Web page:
Can’t Let Go

Can’t Let Go

From Chicken Soup for the Military Wife's Soul

Can’t Let Go

War is not nice.

Barbara Bush

I had said good-bye to my husband, Joe, so often, but this time was different.

We now had our first child. After nights of soul-searching and what-ifs, we made the difficult decision that Joe would go by himself to Alabama for the six-month training course, and I would stay behind with our new son. It was important that I hold onto my teaching position near our home at Fort Hood, plus we were part of a strong network of friends whom I could count on to see me through the rough spots.

On Joe’s last evening at home—always a melancholy time—I bathed little Joey, got him into his sleeper and was heading to the bedroom when Joe gently touched me on the shoulder. Lifting the baby from my arms, he said he wanted to tuck Joey in tonight.

They headed down the hall, and I busied myself with meaningless tasks, expecting Joe to emerge from the bedroom within a few minutes. A half hour went by, and still he had not come back. Figuring he was having trouble getting our son to fall asleep, I tiptoed to the baby’s room and peeked into the dimly lit room.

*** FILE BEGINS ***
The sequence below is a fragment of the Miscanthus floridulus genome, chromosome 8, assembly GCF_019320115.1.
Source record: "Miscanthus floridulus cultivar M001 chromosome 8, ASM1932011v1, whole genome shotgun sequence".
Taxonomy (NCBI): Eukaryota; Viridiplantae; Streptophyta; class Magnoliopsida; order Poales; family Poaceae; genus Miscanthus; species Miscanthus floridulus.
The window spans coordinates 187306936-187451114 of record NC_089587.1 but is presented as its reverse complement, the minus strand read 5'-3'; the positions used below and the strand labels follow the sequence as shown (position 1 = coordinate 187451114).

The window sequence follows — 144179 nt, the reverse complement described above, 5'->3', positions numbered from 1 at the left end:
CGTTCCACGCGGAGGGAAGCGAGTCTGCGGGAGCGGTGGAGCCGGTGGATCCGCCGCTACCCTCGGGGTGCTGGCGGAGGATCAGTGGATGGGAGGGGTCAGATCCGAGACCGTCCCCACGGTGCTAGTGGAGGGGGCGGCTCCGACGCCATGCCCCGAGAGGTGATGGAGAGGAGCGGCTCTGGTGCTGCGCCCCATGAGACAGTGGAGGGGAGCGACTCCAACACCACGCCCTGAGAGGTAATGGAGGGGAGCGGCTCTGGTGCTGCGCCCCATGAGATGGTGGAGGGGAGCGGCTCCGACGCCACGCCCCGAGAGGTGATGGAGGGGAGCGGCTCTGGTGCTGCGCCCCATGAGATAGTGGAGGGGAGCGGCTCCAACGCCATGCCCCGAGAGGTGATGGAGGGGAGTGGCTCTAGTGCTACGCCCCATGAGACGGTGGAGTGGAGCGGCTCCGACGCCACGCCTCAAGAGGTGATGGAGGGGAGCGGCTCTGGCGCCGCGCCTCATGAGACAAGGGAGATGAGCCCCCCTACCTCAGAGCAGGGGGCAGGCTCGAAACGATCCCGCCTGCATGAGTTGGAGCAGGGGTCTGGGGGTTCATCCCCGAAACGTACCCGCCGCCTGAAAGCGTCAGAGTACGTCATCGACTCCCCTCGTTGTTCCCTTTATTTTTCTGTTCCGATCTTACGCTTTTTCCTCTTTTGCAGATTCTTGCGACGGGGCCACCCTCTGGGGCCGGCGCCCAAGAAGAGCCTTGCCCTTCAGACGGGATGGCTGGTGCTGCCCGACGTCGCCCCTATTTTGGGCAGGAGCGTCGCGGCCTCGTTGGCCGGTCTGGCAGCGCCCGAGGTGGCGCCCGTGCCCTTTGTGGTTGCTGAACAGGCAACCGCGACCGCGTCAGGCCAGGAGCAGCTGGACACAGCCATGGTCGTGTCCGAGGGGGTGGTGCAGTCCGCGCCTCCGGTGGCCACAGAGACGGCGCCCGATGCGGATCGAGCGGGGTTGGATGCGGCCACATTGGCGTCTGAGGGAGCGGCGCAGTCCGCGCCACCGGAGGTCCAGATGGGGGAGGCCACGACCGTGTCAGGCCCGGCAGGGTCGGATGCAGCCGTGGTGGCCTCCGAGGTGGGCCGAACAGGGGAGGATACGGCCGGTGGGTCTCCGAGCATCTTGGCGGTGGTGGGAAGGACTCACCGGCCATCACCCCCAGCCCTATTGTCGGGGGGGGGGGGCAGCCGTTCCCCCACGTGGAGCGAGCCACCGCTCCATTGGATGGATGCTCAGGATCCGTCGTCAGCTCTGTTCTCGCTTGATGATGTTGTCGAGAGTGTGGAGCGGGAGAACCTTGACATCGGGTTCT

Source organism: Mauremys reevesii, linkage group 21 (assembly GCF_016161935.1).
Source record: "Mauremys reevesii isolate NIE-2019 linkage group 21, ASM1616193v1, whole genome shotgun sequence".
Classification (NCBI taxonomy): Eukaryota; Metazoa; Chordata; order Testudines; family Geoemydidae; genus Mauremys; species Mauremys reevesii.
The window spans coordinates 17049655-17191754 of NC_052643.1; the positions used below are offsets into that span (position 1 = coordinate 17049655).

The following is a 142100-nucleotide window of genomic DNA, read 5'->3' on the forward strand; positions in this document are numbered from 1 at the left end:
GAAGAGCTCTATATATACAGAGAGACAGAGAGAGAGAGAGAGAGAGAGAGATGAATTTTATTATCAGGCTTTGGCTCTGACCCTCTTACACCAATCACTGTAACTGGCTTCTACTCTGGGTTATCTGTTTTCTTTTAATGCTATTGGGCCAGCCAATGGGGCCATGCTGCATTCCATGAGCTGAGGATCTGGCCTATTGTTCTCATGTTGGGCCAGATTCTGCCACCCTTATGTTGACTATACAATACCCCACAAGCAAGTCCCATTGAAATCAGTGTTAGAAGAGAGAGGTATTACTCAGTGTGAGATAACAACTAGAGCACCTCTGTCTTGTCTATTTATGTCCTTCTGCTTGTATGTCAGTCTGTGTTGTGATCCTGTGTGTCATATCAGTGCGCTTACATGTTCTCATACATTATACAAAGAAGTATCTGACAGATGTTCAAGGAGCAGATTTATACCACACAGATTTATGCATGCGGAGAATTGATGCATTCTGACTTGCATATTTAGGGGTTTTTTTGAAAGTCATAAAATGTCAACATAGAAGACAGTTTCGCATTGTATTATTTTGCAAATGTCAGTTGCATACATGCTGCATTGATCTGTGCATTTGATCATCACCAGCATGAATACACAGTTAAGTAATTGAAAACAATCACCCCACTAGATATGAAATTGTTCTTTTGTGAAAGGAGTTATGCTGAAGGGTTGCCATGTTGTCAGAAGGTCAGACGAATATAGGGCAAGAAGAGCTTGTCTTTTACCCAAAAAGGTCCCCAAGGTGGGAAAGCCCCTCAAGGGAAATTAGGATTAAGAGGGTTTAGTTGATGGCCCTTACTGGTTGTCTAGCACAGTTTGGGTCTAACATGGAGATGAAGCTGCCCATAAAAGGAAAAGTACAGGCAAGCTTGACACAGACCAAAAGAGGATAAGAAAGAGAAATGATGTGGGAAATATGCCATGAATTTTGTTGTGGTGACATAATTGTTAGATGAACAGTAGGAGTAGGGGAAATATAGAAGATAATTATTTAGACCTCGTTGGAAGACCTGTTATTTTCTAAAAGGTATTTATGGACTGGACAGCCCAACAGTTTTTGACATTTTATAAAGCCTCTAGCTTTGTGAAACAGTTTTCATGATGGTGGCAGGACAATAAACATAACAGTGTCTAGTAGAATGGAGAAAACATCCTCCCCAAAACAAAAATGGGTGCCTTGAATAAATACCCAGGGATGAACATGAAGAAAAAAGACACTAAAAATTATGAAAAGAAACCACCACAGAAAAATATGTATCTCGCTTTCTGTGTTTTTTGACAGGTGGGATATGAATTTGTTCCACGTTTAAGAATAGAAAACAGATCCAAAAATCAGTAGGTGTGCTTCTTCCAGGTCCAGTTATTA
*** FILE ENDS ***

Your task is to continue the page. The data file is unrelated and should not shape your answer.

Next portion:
Sitting in the rocking chair, moving slowly back and forth, was my husband, stifling quiet sobs. He was holding our sleeping infant in his arms as though he would never let go.

I whispered, “Honey, what can I do?”

His pained eyes met mine, and after a moment he mumbled, “I just can’t put him down.”

That night, we stood over Joey’s crib, holding each other, consoling ourselves and saying over and over that we would make it through this separation and be together again soon.

Joey is six now, and he has a four-year-old brother named Jack. There have been many farewells since that night, yet my military hero still fights back tears when it’s time to leave once again in service to his country and give his boys that last, long hug good-bye.

Julie Angelo

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